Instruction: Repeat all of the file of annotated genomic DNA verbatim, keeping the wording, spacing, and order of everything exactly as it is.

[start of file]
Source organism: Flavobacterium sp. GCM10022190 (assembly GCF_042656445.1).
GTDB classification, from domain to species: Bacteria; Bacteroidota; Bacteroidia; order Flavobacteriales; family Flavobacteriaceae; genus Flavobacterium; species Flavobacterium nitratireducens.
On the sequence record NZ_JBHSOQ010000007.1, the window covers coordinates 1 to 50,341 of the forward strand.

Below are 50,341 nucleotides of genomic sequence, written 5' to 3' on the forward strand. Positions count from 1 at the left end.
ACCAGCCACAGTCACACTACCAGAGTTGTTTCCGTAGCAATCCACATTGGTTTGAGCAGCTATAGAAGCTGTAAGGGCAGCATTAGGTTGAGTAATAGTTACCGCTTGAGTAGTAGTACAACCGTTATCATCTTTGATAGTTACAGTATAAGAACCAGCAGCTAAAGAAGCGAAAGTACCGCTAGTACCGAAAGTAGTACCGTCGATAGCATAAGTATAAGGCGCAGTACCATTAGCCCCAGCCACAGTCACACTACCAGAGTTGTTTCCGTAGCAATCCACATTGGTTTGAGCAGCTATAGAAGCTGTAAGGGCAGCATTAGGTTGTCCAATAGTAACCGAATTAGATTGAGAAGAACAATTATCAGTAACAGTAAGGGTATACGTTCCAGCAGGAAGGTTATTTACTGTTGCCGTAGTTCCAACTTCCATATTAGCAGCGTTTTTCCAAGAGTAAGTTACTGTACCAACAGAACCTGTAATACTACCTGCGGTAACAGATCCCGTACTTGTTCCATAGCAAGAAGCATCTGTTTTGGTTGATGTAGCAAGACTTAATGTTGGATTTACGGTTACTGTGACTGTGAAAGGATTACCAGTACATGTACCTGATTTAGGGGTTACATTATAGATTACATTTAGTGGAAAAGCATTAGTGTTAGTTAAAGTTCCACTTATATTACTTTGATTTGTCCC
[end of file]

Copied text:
Source organism: Flavobacterium sp. GCM10022190 (assembly GCF_042656445.1).
GTDB classification, from domain to species: Bacteria; Bacteroidota; Bacteroidia; order Flavobacteriales; family Flavobacteriaceae; genus Flavobacterium; species Flavobacterium nitratireducens.
On the sequence record NZ_JBHSOQ010000007.1, the window covers coordinates 1 to 50,341 of the forward strand.

Below are 50,341 nucleotides of genomic sequence, written 5' to 3' on the forward strand. Positions count from 1 at the left end.
ACCAGCCACAGTCACACTACCAGAGTTGTTTCCGTAGCAATCCACATTGGTTTGAGCAGCTATAGAAGCTGTAAGGGCAGCATTAGGTTGAGTAATAGTTACCGCTTGAGTAGTAGTACAACCGTTATCATCTTTGATAGTTACAGTATAAGAACCAGCAGCTAAAGAAGCGAAAGTACCGCTAGTACCGAAAGTAGTACCGTCGATAGCATAAGTATAAGGCGCAGTACCATTAGCCCCAGCCACAGTCACACTACCAGAGTTGTTTCCGTAGCAATCCACATTGGTTTGAGCAGCTATAGAAGCTGTAAGGGCAGCATTAGGTTGTCCAATAGTAACCGAATTAGATTGAGAAGAACAATTATCAGTAACAGTAAGGGTATACGTTCCAGCAGGAAGGTTATTTACTGTTGCCGTAGTTCCAACTTCCATATTAGCAGCGTTTTTCCAAGAGTAAGTTACTGTACCAACAGAACCTGTAATACTACCTGCGGTAACAGATCCCGTACTTGTTCCATAGCAAGAAGCATCTGTTTTGGTTGATGTAGCAAGACTTAATGTTGGATTTACGGTTACTGTGACTGTGAAAGGATTACCAGTACATGTACCTGATTTAGGGGTTACATTATAGATTACATTTAGTGGAAAAGCATTAGTGTTAGTTAAAGTTCCACTTATATTACTTTGATTTGTCCC